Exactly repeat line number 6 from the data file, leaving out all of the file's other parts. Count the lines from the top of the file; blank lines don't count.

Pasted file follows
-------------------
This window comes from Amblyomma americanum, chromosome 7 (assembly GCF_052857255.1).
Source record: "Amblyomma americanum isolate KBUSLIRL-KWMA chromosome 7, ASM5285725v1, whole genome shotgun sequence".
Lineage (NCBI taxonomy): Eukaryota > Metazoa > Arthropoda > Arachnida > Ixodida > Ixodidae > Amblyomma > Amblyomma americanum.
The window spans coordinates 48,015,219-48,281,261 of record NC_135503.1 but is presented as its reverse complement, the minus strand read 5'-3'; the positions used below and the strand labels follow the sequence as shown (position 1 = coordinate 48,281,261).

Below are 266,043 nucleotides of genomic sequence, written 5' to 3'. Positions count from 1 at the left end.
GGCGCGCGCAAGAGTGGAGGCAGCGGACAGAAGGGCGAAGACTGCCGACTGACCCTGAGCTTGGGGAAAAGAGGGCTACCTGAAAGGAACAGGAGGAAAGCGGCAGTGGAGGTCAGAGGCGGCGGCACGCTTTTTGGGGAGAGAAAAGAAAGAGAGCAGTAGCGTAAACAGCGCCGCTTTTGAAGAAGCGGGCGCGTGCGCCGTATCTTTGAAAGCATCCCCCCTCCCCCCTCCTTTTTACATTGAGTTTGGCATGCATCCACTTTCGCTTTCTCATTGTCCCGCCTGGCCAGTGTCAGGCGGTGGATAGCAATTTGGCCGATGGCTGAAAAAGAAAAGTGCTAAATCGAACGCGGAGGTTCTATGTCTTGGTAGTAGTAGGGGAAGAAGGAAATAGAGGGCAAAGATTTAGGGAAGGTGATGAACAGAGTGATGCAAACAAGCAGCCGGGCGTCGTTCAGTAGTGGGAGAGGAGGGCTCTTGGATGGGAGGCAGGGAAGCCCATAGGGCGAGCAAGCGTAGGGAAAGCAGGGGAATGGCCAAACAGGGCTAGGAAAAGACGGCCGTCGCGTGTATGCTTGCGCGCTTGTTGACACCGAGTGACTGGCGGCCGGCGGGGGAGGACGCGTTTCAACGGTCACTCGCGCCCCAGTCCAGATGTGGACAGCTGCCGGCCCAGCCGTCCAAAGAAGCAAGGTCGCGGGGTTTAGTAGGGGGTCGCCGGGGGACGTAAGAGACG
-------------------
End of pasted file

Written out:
GGCGCGCGCAAGAGTGGAGGCAGCGGACAGAAGGGCGAAGACTGCCGACTGACCCTGAGCTTGGGGAAAAGAGGGCTACCTGAAAGGAACAGGAGGAAAGCGGCAGTGGAGGTCAGAGGCGGCGGCACGCTTTTTGGGGAGAGAAAAGAAAGAGAGCAGTAGCGTAAACAGCGCCGCTTTTGAAGAAGCGGGCGCGTGCGCCGTATCTTTGAAAGCATCCCCCCTCCCCCCTCCTTTTTACATTGAGTTTGGCATGCATCCACTTTCGCTTTCTCATTGTCCCGCCTGGCCAGTGTCAGGCGGTGGATAGCAATTTGGCCGATGGCTGAAAAAGAAAAGTGCTAAATCGAACGCGGAGGTTCTATGTCTTGGTAGTAGTAGGGGAAGAAGGAAATAGAGGGCAAAGATTTAGGGAAGGTGATGAACAGAGTGATGCAAACAAGCAGCCGGGCGTCGTTCAGTAGTGGGAGAGGAGGGCTCTTGGATGGGAGGCAGGGAAGCCCATAGGGCGAGCAAGCGTAGGGAAAGCAGGGGAATGGCCAAACAGGGCTAGGAAAAGACGGCCGTCGCGTGTATGCTTGCGCGCTTGTTGACACCGAGTGACTGGCGGCCGGCGGGGGAGGACGCGTTTCAACGGTCACTCGCGCCCCAGTCCAGATGTGGACAGCTGCCGGCCCAGCCGTCCAAAGAAGCAAGGTCGCGGGGTTTAGTAGGGGGTCGCCGGGGGACGTAAGAGACG